L. V. BELOUSOV


Gradient

 

a vector indicating the direction of maximum change of some quantity, the value of which varies from point to point in space. If the quantity is expressed as the function u(x, y, z), then the components of the gradient are ∂u/∂x, ∂u/∂y, ∂u/∂z; gradient is denoted by the symbol grad u. At any point the gradient is normal to the constant-value surface of the function u(x, y, z) at that point and its magnitude is

The concept of gradient is widely used in physics, meteorology, oceanography, and other sciences to indicate the space rate of change of some quantity when shifting for the unit length in the direction of the gradient; for example, pressure gradient, temperature gradient, humidity gradient, gradient of wind velocity, gradient of salinity, gradient of ocean water density, and gradient of electrical potential, better known as electric field intensity.

The Great Soviet Encyclopedia, 3rd Edition (1970-1979). © 2010 The Gale Group, Inc. All rights reserved.

gradient

[′grād·ē·ənt]
(geology)
The rate of descent or ascent (steepness of slope) of any topographic feature, such as streams or hillsides.
(mathematics)
A vector obtained from a real function ƒ(x1, x2,…, xn ) whose components are the partial derivatives of ƒ; this measures the maximum rate of change of ƒ in a given direction.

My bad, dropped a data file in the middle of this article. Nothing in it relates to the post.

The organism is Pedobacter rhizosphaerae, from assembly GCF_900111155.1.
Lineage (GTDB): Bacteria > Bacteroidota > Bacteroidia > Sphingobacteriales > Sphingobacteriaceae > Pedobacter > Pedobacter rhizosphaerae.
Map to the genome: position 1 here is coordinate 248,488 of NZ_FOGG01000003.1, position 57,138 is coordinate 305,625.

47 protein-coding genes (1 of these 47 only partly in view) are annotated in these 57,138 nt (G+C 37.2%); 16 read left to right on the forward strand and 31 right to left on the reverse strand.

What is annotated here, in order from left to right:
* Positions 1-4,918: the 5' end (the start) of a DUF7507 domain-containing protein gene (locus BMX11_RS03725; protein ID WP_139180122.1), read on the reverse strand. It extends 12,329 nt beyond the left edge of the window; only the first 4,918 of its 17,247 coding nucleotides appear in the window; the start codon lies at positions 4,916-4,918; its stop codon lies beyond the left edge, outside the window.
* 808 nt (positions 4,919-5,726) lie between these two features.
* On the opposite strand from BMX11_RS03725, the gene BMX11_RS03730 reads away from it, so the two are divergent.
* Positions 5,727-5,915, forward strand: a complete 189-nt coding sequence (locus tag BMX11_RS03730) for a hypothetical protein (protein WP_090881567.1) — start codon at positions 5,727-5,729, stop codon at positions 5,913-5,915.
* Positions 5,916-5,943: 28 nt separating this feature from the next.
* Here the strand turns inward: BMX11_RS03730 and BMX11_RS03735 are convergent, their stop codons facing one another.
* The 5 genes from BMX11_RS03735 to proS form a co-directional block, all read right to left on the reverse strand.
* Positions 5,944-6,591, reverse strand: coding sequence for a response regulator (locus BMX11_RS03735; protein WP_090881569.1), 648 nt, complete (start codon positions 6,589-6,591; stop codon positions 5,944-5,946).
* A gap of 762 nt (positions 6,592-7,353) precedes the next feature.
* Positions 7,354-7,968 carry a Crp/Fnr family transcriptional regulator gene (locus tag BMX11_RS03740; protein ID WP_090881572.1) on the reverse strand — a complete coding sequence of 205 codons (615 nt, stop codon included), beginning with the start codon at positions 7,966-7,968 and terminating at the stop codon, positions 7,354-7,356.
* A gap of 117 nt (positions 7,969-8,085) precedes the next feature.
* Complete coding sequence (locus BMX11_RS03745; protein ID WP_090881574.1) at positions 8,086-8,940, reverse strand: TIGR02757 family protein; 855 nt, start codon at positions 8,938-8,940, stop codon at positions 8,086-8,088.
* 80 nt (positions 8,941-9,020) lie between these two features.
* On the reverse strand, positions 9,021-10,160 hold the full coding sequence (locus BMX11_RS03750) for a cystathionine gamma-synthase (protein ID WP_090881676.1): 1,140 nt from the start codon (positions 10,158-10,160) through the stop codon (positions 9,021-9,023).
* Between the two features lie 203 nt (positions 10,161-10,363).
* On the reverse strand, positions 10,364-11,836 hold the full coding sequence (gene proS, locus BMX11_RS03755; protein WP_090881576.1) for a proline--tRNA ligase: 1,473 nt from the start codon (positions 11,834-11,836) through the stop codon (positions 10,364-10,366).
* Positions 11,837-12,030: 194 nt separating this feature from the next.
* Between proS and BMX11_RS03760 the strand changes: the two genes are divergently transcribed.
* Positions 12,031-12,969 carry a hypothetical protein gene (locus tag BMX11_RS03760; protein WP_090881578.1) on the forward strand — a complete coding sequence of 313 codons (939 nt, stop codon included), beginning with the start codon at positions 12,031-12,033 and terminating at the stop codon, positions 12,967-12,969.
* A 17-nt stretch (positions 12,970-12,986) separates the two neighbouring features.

(navigation)
A slope expressed in feet per mile as a ratio of the horizontal to the vertical distance; for example, 40:1 means 40 feet horizontally to 1 foot vertically.
McGraw-Hill Dictionary of Scientific & Technical Terms, 6E, Copyright © 2003 by The McGraw-Hill Companies, Inc.

gradient

1. The degree of inclination of a surface, road, or pipe, often expressed as a percentage.
2. A rate of change in a variable quantity, as temperature or pressure.
3. A curve representing such a rate of change.
McGraw-Hill Dictionary of Architecture and Construction. Copyright © 2003 by McGraw-Hill Companies, Inc.

gradient

A smooth blending of shades from light to dark or from one color to another. In 2D drawing programs and paint programs, gradients are used to create colorful backgrounds and special effects as well as to simulate lights and shadows. In 3D graphics programs, lighting can be rendered automatically by the software. See 3D graphics.


A Gradient
The software generates the gradient automatically as in this example created in Photoshop.